David A. Gladish

My professional info, level design quest log, and game-related editorials.


The answer...is three.

The answer…is three.

“We’ve updated our algorithm so the hardest enemies don’t spawn until you reach higher levels.”

I’ve heard this phrase, or derivatives of this phrase, ad nauseam since I started learning game design. “What the heck does that even mean: updated our algorithm?” I told myself. At first, I thought it was just a fancy word game designers threw around to simplify an update they couldn’t really explain. I resigned myself to the idea of an intangible string of complex mathematics on a scientist’s blackboard that I’d never understand. I just figured they were above my head and I’d never understand the concept, or how to write them.

The fantasy of the algorithm in Hollywood is a hacker circumventing the complex electronic lock on a steel vault. “My mojo is way better than this corporate hack’s algorithm. Cracking it will be a cinch.” Turns out I’ve been making those algorithms all along. Of course, they’re much simpler and not used for security systems.

Hail to the 90's.

Hail to the 90’s.

All games use some form of algorithm. In the past, I had referred to it as “game logic.” It’s an OK term, but we should use new vernacular. It was exciting to learn that I had been doing something I thought was reserved for mathematicians. They look and function exactly like a flow chart. There’s a question that goes through a series of causative statements, following the pathways until it arrives at a final output. Let’s deconstruct the idea of an algorithm into practical terms to better understand it.

Say we’ve got an actor, let’s call her GunGirl. We’ve placed GunGirl in our level. Now let’s make an attribute for her, we’ll call it “dead.” It’s a boolean attribute, which means it produces two outputs: true or false. Let’s set the default to false. When the level starts, there’s GunGirl, and she’s alive.

Now let’s put another actor on the floor in front of her. We’ll call this one “grenade.” Let’s pretend it has a timer set to zero. So when the level starts, it explodes. Now let’s tell GunGirl that “if grenade time = 0, and GunGirl position < grenade position + 5, set “dead” = true.”

The game starts. GunGirl has about a split-friggin’ second to live. It’s just long enough to notice something at her feet…BOOM! Grenade explodes, Gungirl’s position is checked against the blast radius of the grenade, “dead” outputs true, and GunGirl goes “POOF .”

That’s an algorithm.

Now, I just had this thought: “Maybe all this time I was confusing the word algorithm with logarithm.” Turns out that it’s just a case of continents vs. countries. Logarithms are the smaller calculations (mathematical formulas) that help the more complex algorithm. A logarithm’s basic function is to search a list of things, or log, in the most efficient way possible. Then it retrieves an answer and gives it to papa algorithm. Think of logarithms like little slobbery golden retrievers. Some algorithms even contain little sub-algorithms that behave like logarithms. When logarithms get to their smaller, programming language selves, that’s when they become the math-heavy enigmas that are best left for programmers.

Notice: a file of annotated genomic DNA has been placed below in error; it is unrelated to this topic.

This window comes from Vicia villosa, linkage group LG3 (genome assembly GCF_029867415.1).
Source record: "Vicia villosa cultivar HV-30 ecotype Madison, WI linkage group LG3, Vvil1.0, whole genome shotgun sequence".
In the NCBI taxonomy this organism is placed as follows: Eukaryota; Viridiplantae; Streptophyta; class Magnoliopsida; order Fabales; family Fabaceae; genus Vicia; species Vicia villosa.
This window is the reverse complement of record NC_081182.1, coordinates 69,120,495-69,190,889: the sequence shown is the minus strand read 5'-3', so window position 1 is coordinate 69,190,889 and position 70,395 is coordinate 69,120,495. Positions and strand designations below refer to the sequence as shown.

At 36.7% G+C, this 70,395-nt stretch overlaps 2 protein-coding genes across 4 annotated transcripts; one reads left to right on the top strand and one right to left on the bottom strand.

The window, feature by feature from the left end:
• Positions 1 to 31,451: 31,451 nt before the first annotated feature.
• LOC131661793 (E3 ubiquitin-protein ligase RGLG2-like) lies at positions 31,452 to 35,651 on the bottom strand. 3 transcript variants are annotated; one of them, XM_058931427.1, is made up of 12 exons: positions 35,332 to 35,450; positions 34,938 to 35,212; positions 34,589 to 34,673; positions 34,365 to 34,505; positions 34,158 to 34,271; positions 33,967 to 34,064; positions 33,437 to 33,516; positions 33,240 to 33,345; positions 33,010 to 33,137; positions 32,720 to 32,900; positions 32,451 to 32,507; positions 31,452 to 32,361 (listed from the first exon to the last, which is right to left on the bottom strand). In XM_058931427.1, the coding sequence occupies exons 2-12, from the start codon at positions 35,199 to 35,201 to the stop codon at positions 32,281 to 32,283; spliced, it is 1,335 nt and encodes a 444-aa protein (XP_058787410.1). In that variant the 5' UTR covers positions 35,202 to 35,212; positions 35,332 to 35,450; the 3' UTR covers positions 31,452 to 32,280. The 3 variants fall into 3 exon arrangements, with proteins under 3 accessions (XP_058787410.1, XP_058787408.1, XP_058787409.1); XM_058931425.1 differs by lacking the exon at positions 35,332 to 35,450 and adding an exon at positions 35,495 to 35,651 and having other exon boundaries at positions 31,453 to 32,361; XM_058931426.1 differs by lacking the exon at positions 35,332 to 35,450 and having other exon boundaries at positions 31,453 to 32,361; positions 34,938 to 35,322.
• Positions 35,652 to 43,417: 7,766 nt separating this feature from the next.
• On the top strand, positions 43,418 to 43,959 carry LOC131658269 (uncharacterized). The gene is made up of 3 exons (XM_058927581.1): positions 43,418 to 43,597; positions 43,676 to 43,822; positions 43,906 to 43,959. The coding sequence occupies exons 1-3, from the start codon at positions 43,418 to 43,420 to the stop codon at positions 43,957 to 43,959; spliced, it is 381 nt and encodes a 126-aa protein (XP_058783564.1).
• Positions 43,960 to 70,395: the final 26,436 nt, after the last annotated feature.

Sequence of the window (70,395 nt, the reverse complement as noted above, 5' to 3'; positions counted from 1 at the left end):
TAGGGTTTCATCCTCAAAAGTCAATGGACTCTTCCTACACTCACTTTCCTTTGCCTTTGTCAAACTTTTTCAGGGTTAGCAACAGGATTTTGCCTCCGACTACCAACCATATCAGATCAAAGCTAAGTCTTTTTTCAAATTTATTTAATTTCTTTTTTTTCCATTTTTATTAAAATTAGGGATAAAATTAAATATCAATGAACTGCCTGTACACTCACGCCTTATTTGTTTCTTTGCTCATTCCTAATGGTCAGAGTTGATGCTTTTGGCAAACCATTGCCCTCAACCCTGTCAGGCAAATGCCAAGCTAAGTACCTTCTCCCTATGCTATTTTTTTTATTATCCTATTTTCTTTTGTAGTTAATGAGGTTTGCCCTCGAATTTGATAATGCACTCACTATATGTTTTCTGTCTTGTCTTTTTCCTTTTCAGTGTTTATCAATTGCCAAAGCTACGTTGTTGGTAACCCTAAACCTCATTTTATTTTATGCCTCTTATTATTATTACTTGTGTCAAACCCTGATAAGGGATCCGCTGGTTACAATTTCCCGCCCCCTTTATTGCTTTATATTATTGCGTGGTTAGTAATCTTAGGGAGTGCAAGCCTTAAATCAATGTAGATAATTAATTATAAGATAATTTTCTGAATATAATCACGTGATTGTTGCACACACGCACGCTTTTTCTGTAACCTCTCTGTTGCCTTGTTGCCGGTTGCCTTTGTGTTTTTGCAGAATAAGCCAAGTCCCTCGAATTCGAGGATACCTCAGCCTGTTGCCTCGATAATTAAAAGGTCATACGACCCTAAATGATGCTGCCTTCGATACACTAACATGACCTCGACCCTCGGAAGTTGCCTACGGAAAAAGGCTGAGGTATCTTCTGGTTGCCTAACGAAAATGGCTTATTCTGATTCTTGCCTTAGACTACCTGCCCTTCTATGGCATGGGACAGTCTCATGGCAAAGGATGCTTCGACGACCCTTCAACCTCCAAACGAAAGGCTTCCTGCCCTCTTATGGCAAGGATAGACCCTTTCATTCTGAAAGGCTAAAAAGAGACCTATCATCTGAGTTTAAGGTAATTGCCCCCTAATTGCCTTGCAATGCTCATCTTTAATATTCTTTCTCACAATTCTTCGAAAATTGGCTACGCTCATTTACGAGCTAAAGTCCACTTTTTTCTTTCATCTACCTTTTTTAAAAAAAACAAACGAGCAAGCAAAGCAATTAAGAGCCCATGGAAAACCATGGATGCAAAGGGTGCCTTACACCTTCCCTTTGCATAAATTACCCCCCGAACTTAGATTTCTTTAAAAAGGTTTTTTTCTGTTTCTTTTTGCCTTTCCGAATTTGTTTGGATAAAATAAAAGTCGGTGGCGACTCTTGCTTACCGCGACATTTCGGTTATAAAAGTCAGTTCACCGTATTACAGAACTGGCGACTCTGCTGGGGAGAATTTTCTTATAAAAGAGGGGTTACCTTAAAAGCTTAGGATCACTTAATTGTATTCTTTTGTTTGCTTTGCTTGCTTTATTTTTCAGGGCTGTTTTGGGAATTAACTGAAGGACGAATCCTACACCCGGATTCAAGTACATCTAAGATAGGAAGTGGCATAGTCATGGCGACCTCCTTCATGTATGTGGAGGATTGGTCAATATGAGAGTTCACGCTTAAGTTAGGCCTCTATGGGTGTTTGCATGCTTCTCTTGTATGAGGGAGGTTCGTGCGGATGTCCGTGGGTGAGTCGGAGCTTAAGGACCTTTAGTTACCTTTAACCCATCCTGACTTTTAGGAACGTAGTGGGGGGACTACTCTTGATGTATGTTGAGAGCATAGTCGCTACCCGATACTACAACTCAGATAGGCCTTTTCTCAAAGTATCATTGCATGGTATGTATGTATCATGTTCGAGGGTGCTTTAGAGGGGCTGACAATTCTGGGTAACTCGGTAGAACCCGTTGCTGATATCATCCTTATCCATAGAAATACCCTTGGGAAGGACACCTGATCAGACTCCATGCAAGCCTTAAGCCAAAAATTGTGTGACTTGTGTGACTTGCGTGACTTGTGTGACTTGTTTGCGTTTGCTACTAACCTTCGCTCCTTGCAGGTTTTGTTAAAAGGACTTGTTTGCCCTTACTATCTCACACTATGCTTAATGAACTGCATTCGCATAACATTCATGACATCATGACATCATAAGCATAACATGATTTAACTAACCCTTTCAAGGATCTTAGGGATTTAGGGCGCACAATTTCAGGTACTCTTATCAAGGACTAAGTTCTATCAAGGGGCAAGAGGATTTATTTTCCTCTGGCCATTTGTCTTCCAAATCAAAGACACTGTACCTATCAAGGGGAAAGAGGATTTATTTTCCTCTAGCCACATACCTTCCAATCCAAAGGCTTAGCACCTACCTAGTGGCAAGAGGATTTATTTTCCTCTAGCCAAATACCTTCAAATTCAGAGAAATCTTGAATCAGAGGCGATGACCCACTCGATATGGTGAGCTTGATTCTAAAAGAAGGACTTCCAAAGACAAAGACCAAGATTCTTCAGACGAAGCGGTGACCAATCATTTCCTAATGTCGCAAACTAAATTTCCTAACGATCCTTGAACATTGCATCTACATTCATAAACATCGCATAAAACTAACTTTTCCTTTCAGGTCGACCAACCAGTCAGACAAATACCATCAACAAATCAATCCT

Let’s look at the if/then statement we created before. Something has to govern whether the grenade timer counts down, the radius of the grenade and GunGirl overlap, and whether GunGirl is alive or dead. There’s actually about a dozen more sub-algorithms the game engine has to check, plus an exponential amount of little logarithmic calculations before our parent algorithm resolves. Each one of these actions can potentially trigger another algorithm. They’re all part of a massive web of causes and effects that make a game function.

If you get the chance to use a program like GameSalad, Creation Kit, or UDK, you’ll find that creating algorithms is 75% of game design and 100% of what makes a game function. Learning how to make them, and simplify them to their most basic math is fundamental for a game designer, in my humble opinion.

An algorithm, as seen in GameSalad.

An algorithm, as seen in GameSalad.


An algorithm, as seen in the dialogue tree of a Skyrim character's attributes in the Creation Kit.

An algorithm, as seen in the dialogue tree of a Skyrim character’s attributes in the Creation Kit.


Another algorithm, as seen in Unreal Kismet in UDK.

Another algorithm, as seen in Unreal Kismet in UDK.

Now, hopefully, we understand the phrase at the top. For fun, let’s put it in the context of ice cream, cuz who doesn’t like ice cream?! If Baskin Robbins has 31 flavours of ice cream, they’re bound to have some nasty ones that didn’t make the cut. A child who has never had ice cream before (lvl 1 N00b) will go for the flavors that are easiest to swallow: chocolate, vanilla, strawberry, chocolate chip. A man with a clipboard (we’ll call him Assistant Manager Logarithm) records the number of cones each customer buys. The flavours that aren’t popular with the younger customers are now put in a separate place. That’s the job of Senior Manager Algorithm. The craziest flavors, like mint popcorn coffee marshmallow surprise, are only given to long-term return customers (lvl 100 badass). These guys are much more likely to try them and stick around to try another, instead of running out of the store vomiting.

Get it?


Interrogative Games Pt. 2


The easiest of easy questions I wrote for level 0 noobs.

Let me outline a few quick things that come to mind when before I attempt to recap the editing process I went through in collaboration with Plain Vanilla Games, the makers of Quiz Up.

1. Not everyone wants quality when they’re on a deadline. In fact, most will settle for anything in high quantity as long as it functions.

2. Teenagers make awful collaborators.

3. Free labor/internships afford you all the work and none of the control.

4. Published doesn’t mean available.